We Didn't Invent Fish and Chips: Gourmets Say "Traditional" Dishes Are Being Bastardised, but They Are Missing the Point

By West, Patrick | New Statesman (1996), January 23, 2006 | Go to article overview

We Didn't Invent Fish and Chips: Gourmets Say "Traditional" Dishes Are Being Bastardised, but They Are Missing the Point


West, Patrick, New Statesman (1996)


Although ostensibly a means of securing sustenance and pleasuring the palate, food often has the capacity to bring out the nationalist in people. Regard the manner in which the French boast of their excellence in the kitchen, haughtily deriding the Americans for their sorry excuse for a national dish: McDonald's. Witness Italians sneer at the imitation pizzas found in Britain and the US, or how Indian visitors recoil in horror from menus found in curry houses in the UK, with their strange, mangled neologisms. Food can be a source of pride, and it can thus be distressing when restaurants tamper with national dishes.

[ILLUSTRATION OMITTED]

Gastronomy continues to be a source of anxiety. Earlier this month Terence Conran made known his displeasure at the barbarisation of restaurant menus in Britain, excoriating the proliferation of "franglais" gibberish. The restaurateur David Tang has since expressed his own concerns about the state of Chinese food here, lamenting "chop suey" and "foo yung" as "ridiculous" inventions of the 1960s.

It is odd how cooking brings out the Platonic essentialist in culinary connoisseurs. After all, one of cuisine's defining features is its capacity to evolve and innovate, with one culture appropriating a dish from another and fashioning something entirely new from it. What is more, the idea that there is such a thing as a "traditional national" dish is phoney, first because many of them are borrowed or adapted from elsewhere, and second because the idea of "authentic" national food is just as erroneous as that of an "authentic" national culture.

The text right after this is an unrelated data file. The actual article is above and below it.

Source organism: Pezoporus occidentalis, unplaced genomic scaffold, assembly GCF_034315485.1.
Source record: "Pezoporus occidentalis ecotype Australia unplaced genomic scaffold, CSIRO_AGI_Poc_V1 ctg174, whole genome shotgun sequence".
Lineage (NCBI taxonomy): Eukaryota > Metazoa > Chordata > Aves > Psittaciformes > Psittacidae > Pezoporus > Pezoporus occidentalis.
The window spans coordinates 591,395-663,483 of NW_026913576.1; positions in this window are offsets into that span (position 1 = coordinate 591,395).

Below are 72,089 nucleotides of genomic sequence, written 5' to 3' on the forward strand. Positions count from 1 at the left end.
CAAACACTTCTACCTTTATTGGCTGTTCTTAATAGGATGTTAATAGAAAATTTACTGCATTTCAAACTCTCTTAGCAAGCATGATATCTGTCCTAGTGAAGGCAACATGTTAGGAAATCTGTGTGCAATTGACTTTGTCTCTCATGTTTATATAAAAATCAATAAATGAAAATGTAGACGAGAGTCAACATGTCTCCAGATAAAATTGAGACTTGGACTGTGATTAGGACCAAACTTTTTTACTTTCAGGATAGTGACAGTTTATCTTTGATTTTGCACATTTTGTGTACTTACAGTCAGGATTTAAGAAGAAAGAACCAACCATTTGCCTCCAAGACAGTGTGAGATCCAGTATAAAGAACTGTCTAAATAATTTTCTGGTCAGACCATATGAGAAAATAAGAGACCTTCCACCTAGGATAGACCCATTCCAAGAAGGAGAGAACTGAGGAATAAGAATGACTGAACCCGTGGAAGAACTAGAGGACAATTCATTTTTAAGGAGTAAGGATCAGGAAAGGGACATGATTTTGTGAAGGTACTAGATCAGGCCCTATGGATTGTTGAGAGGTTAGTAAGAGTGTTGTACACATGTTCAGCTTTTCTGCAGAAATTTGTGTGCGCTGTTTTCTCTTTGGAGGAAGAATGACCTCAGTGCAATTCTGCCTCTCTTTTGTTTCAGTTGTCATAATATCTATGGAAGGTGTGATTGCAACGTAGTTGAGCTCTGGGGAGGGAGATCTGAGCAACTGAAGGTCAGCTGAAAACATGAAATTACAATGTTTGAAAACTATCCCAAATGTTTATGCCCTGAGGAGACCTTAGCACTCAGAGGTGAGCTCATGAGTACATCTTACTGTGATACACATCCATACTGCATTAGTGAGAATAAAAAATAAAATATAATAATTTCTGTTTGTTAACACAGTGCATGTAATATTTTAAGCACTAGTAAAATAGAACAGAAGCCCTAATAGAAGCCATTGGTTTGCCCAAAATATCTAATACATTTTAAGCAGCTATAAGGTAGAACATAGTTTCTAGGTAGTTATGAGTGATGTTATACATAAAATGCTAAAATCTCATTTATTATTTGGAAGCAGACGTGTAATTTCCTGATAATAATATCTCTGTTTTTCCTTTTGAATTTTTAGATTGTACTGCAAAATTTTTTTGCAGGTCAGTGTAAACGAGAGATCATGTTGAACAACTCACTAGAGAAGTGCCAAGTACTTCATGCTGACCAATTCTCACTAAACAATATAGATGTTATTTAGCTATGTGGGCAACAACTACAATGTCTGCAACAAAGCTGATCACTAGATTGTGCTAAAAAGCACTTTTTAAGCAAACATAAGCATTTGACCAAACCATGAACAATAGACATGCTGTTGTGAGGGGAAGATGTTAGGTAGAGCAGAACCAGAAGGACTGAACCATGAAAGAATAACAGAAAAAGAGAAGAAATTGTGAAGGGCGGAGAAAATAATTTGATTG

Consider the pizza. In 2004 the then Italian ambassador to the UK, Luigi Amaduzzi, complained about the fare being served in Britain in his country's name. "A pizza base covered with pineapple or with curry is no more Italian than a steak-and-kidney pie covered with chocolate is English." To Italians, a pizza simply consists of flat bread, tomatoes, mozzarella and basil. Although some claim that the pizza dates back to Roman times, tomatoes are a New World fruit, and the pizza as we know it may not have been invented until the 18th century--which is before the creation of the Italian state itself.